The American College of Cardiology last month revised its treatment guidelines to recommend that doctors be more cautious about subjecting women at low risk of heart disease to invasive procedures.
According to the AP/Courant, an example of increased caution would be a physician waiting to see if further symptoms develop in a woman with a clogged artery rather than performing an angioplasty, which involves inflating a tiny balloon in the clogged vessel. Guidelines in Europe for treating heart disease are usually the same for men and women, the AP/Courant reports.
Eva Swahn of the department of cardiology at University Hospital in Linkoping, Sweden, on Monday presented a study of 184 women with heart conditions. The women were divided into two equal groups: one in which the women underwent an invasive procedure -- such as a coronary bypass surgery or an angioplasty -- and a second group in which women waited until further symptoms developed.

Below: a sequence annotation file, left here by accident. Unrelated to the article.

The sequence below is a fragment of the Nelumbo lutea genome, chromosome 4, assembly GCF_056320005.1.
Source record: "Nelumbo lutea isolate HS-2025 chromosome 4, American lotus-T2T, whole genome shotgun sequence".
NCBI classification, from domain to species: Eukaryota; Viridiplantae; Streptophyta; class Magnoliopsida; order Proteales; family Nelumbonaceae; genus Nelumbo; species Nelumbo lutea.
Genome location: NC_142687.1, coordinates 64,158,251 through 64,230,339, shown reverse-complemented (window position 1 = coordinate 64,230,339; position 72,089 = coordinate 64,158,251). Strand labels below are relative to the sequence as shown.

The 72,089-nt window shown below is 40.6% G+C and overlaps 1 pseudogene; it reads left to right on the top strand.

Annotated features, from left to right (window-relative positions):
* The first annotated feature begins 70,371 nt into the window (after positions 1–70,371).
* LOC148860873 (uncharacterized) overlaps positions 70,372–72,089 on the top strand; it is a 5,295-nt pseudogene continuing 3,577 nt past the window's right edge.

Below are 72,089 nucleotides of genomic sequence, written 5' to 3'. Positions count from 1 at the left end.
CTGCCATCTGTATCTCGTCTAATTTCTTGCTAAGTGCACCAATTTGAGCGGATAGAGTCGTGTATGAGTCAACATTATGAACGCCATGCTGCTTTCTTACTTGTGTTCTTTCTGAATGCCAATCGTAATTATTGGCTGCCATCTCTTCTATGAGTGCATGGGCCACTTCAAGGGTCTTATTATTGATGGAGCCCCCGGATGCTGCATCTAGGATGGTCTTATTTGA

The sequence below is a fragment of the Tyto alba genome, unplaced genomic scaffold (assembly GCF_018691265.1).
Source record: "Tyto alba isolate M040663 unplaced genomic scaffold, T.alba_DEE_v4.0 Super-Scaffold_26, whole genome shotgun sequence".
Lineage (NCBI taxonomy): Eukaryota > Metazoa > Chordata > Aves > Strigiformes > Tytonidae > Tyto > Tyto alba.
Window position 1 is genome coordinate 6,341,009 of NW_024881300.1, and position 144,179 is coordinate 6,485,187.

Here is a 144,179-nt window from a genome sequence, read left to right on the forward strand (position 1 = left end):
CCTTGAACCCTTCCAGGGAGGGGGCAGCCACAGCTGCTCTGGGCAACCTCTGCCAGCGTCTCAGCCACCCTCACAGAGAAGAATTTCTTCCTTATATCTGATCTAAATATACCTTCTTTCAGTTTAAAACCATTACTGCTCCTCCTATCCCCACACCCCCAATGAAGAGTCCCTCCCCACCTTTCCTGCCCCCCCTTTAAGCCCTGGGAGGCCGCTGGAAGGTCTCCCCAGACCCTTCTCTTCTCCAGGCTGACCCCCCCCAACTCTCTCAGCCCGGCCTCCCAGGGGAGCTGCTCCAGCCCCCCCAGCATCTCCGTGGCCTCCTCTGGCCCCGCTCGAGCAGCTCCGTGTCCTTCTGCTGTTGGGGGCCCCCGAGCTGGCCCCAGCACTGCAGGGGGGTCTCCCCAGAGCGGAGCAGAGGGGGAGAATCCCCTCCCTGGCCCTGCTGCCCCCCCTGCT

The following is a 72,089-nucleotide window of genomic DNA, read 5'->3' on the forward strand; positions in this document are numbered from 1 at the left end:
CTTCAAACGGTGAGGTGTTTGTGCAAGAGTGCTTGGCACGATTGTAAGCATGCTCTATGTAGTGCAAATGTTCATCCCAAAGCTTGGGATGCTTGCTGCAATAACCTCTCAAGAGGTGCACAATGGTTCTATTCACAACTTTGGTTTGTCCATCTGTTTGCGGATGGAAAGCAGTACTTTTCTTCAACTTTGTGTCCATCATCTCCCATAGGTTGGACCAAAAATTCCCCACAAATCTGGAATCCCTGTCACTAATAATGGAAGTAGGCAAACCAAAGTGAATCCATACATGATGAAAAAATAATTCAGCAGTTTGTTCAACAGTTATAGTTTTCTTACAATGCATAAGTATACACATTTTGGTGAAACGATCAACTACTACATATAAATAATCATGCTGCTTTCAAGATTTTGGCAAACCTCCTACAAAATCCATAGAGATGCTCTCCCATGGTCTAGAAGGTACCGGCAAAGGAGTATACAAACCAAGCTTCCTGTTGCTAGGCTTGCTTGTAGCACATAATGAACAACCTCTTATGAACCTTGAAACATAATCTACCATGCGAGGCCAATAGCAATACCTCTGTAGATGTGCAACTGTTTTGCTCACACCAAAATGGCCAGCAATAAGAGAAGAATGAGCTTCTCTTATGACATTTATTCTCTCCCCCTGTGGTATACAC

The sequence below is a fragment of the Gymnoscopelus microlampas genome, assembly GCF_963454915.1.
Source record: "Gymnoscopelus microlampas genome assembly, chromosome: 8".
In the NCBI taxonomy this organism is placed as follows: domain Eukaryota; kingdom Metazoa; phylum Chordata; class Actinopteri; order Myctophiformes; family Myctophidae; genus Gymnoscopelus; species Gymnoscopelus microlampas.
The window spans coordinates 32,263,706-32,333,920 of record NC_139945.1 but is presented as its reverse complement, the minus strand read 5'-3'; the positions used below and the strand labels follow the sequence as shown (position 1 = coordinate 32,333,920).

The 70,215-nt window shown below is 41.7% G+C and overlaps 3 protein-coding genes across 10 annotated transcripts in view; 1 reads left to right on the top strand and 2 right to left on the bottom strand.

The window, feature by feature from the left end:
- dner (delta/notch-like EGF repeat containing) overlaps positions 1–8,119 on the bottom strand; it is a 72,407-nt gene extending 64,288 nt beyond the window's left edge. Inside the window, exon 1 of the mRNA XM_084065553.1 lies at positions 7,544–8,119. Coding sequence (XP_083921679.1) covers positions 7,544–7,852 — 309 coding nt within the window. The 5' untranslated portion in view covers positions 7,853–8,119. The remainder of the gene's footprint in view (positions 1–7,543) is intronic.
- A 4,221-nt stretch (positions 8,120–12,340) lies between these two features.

Eight of the women who underwent an invasive procedure died after one year, compared with one death in the group of women who waited for further diagnosis.
According to the AP/Courant, physicians are not sure what accounts for the differences. Women typically have smaller hearts and vessels, which can complicate procedures that require instruments such as catheters.
Women also tend to have more side effects from medicines, and hormones also might be factors. In addition, women are usually about 10 years older than men when they develop heart conditions, so other health problems linked to old age could also increase their risk of heart surgery complications, the AP/Courant reports.
Source: Kaiser Family Foundation